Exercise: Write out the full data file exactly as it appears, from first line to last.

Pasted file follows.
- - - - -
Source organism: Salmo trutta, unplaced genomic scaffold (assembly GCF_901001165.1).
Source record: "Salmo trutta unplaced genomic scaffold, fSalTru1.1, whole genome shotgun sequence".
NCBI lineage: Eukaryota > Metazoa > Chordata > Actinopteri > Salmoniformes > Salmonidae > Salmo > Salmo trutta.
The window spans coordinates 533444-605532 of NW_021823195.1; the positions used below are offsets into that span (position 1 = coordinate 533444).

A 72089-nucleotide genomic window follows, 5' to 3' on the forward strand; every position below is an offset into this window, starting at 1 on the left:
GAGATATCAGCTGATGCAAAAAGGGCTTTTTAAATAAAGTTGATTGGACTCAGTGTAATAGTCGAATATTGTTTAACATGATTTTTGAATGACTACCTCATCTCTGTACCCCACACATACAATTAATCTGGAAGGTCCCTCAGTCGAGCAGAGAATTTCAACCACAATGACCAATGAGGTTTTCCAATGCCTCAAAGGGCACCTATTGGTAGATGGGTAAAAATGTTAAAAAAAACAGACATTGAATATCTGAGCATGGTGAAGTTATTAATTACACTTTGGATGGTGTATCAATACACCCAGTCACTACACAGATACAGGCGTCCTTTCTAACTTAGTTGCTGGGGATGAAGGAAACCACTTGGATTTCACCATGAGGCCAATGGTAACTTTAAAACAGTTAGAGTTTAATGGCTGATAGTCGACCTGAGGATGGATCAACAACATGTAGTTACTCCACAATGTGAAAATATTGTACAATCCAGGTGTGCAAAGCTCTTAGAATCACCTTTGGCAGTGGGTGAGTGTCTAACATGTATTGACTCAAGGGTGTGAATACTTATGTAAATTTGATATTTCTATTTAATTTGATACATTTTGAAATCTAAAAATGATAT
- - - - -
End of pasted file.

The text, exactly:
Source organism: Salmo trutta, unplaced genomic scaffold (assembly GCF_901001165.1).
Source record: "Salmo trutta unplaced genomic scaffold, fSalTru1.1, whole genome shotgun sequence".
NCBI lineage: Eukaryota > Metazoa > Chordata > Actinopteri > Salmoniformes > Salmonidae > Salmo > Salmo trutta.
The window spans coordinates 533444-605532 of NW_021823195.1; the positions used below are offsets into that span (position 1 = coordinate 533444).

A 72089-nucleotide genomic window follows, 5' to 3' on the forward strand; every position below is an offset into this window, starting at 1 on the left:
GAGATATCAGCTGATGCAAAAAGGGCTTTTTAAATAAAGTTGATTGGACTCAGTGTAATAGTCGAATATTGTTTAACATGATTTTTGAATGACTACCTCATCTCTGTACCCCACACATACAATTAATCTGGAAGGTCCCTCAGTCGAGCAGAGAATTTCAACCACAATGACCAATGAGGTTTTCCAATGCCTCAAAGGGCACCTATTGGTAGATGGGTAAAAATGTTAAAAAAAACAGACATTGAATATCTGAGCATGGTGAAGTTATTAATTACACTTTGGATGGTGTATCAATACACCCAGTCACTACACAGATACAGGCGTCCTTTCTAACTTAGTTGCTGGGGATGAAGGAAACCACTTGGATTTCACCATGAGGCCAATGGTAACTTTAAAACAGTTAGAGTTTAATGGCTGATAGTCGACCTGAGGATGGATCAACAACATGTAGTTACTCCACAATGTGAAAATATTGTACAATCCAGGTGTGCAAAGCTCTTAGAATCACCTTTGGCAGTGGGTGAGTGTCTAACATGTATTGACTCAAGGGTGTGAATACTTATGTAAATTTGATATTTCTATTTAATTTGATACATTTTGAAATCTAAAAATGATAT